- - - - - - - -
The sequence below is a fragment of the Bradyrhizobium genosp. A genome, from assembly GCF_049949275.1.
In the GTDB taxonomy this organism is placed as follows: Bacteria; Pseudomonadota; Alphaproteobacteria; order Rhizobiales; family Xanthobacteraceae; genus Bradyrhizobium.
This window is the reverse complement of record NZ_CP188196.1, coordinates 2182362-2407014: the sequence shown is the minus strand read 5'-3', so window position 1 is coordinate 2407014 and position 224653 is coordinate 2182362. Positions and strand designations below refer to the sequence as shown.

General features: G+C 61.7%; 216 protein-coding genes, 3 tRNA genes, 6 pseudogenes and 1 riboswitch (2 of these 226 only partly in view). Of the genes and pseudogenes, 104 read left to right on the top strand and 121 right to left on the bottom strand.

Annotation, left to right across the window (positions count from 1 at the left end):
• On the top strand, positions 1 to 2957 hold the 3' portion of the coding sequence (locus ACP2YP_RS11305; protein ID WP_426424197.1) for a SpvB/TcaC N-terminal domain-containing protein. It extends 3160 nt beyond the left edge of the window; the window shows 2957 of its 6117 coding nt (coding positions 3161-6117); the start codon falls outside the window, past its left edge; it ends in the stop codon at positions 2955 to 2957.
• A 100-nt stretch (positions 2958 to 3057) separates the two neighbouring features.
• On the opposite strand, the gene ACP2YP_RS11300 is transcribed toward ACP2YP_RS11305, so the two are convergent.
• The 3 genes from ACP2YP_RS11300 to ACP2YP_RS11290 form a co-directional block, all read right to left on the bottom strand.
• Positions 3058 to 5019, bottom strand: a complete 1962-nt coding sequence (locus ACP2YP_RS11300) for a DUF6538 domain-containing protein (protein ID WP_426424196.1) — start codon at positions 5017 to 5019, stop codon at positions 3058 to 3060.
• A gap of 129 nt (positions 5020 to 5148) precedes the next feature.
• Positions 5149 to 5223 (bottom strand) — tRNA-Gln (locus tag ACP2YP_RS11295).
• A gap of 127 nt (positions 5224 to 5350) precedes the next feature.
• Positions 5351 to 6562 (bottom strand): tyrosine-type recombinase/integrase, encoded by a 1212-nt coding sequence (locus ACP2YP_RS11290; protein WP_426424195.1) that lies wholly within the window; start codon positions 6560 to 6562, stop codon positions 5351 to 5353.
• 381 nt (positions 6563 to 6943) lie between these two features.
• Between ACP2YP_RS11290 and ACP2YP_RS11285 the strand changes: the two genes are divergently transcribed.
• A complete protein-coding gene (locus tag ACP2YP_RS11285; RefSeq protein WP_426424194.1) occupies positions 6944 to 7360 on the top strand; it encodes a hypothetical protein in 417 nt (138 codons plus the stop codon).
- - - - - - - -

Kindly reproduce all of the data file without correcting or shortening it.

The sequence below is a fragment of the Bradyrhizobium genosp. A genome, from assembly GCF_049949275.1.
In the GTDB taxonomy this organism is placed as follows: Bacteria; Pseudomonadota; Alphaproteobacteria; order Rhizobiales; family Xanthobacteraceae; genus Bradyrhizobium.
This window is the reverse complement of record NZ_CP188196.1, coordinates 2182362-2407014: the sequence shown is the minus strand read 5'-3', so window position 1 is coordinate 2407014 and position 224653 is coordinate 2182362. Positions and strand designations below refer to the sequence as shown.

General features: G+C 61.7%; 216 protein-coding genes, 3 tRNA genes, 6 pseudogenes and 1 riboswitch (2 of these 226 only partly in view). Of the genes and pseudogenes, 104 read left to right on the top strand and 121 right to left on the bottom strand.

Annotation, left to right across the window (positions count from 1 at the left end):
• On the top strand, positions 1 to 2957 hold the 3' portion of the coding sequence (locus ACP2YP_RS11305; protein ID WP_426424197.1) for a SpvB/TcaC N-terminal domain-containing protein. It extends 3160 nt beyond the left edge of the window; the window shows 2957 of its 6117 coding nt (coding positions 3161-6117); the start codon falls outside the window, past its left edge; it ends in the stop codon at positions 2955 to 2957.
• A 100-nt stretch (positions 2958 to 3057) separates the two neighbouring features.
• On the opposite strand, the gene ACP2YP_RS11300 is transcribed toward ACP2YP_RS11305, so the two are convergent.
• The 3 genes from ACP2YP_RS11300 to ACP2YP_RS11290 form a co-directional block, all read right to left on the bottom strand.
• Positions 3058 to 5019, bottom strand: a complete 1962-nt coding sequence (locus ACP2YP_RS11300) for a DUF6538 domain-containing protein (protein ID WP_426424196.1) — start codon at positions 5017 to 5019, stop codon at positions 3058 to 3060.
• A gap of 129 nt (positions 5020 to 5148) precedes the next feature.
• Positions 5149 to 5223 (bottom strand) — tRNA-Gln (locus tag ACP2YP_RS11295).
• A gap of 127 nt (positions 5224 to 5350) precedes the next feature.
• Positions 5351 to 6562 (bottom strand): tyrosine-type recombinase/integrase, encoded by a 1212-nt coding sequence (locus ACP2YP_RS11290; protein WP_426424195.1) that lies wholly within the window; start codon positions 6560 to 6562, stop codon positions 5351 to 5353.
• 381 nt (positions 6563 to 6943) lie between these two features.
• Between ACP2YP_RS11290 and ACP2YP_RS11285 the strand changes: the two genes are divergently transcribed.
• A complete protein-coding gene (locus tag ACP2YP_RS11285; RefSeq protein WP_426424194.1) occupies positions 6944 to 7360 on the top strand; it encodes a hypothetical protein in 417 nt (138 codons plus the stop codon).